Anyone interested in creating their own data visualizations should be giddy with delight with the quickly growing number of tools available to create them without any need for programming skills, and in most cases for free: Tableau, Flourish, Datawrapper, RawGraphs, Chartbuilder or QGIS (for mapping) are some of the best, and the list goes on and on. I’m convinced in a relatively short time drag and drop tools with be as powerful and flexible as D3.js and other developer tools, making data visualization accesible to everyone.
The exciting news is seeing two software giants entering the field with new web-based tools: Adobe launched Data Illustrator a few months ago in a collaboration with the Georgia Institute of Technology, and Microsoft Research is behind the just released Charticulator. Both work very intuitively, allowing the author to bind multiple attributes of data to graphical elements. They are indeed powered by D3.js, among other libraries.
Both offer introduction videos in their hope pages. Here is Data Illustrator:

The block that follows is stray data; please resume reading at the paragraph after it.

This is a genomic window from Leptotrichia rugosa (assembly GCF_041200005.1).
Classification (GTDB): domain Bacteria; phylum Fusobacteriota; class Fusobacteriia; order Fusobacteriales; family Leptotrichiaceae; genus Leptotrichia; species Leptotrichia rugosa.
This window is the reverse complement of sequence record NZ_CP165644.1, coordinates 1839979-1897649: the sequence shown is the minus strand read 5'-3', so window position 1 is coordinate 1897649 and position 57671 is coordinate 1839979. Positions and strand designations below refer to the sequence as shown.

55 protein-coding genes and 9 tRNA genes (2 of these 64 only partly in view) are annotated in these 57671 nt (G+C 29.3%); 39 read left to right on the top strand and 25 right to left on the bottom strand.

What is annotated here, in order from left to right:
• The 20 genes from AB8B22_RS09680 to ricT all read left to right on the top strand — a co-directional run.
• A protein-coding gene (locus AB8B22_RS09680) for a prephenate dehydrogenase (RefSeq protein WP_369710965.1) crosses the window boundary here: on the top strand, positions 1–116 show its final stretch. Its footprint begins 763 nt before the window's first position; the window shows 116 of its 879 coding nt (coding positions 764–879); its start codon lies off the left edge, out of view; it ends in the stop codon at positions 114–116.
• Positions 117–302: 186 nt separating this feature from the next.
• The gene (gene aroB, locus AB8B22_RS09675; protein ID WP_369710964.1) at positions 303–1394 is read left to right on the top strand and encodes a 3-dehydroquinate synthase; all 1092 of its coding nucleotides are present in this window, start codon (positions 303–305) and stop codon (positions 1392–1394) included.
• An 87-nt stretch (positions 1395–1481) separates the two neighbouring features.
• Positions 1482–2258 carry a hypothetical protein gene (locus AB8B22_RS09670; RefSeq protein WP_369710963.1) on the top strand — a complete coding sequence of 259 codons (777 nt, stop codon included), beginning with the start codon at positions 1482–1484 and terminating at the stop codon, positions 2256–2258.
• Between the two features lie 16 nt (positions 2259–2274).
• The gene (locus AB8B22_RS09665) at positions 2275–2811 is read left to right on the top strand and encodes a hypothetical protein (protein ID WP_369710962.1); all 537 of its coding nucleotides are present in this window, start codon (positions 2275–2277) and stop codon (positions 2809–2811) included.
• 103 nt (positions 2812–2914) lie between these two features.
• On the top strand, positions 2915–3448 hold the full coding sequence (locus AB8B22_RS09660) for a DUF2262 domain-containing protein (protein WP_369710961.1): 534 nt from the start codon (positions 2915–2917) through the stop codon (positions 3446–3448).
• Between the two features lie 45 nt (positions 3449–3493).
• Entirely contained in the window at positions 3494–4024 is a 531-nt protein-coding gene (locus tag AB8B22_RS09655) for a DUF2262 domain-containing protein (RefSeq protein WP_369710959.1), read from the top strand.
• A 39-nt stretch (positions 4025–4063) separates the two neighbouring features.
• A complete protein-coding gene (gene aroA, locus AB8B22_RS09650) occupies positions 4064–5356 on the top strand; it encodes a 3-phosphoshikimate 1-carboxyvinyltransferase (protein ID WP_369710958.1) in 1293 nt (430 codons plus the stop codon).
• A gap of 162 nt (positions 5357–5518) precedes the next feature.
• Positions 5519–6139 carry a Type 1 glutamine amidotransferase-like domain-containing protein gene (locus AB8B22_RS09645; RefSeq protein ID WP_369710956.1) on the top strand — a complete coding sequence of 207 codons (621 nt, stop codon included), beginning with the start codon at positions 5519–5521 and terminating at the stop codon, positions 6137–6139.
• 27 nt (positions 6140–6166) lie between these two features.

And here is Charticulator:
The tools offer tutorial sections and multiple step-by-step videos in their galleries; and they link to the research papers describing the tools, which are worth reading (Data Illustrator, Charticulator).
Creating complex visualizations like the chord diagram below seems ridiculously simple in Charticulator, and the same can be said of Data Illustrator’s visualizations. See the video:
This is not a review as I have just started playing with them, but on first look both tools are impressive. It’s still really early in their development, but if Adobe and Microsoft throw their mighty resources to support and improve them, we can expect great things in the near future. Perhaps one day Data Illustrator could be embedded within Adobe Illustrator, allowing designers to work fluidly and easily between D3 and Illustrator without leaving the graphical interface. And Charticulator could integrate into PowerPoint. Stay tuned!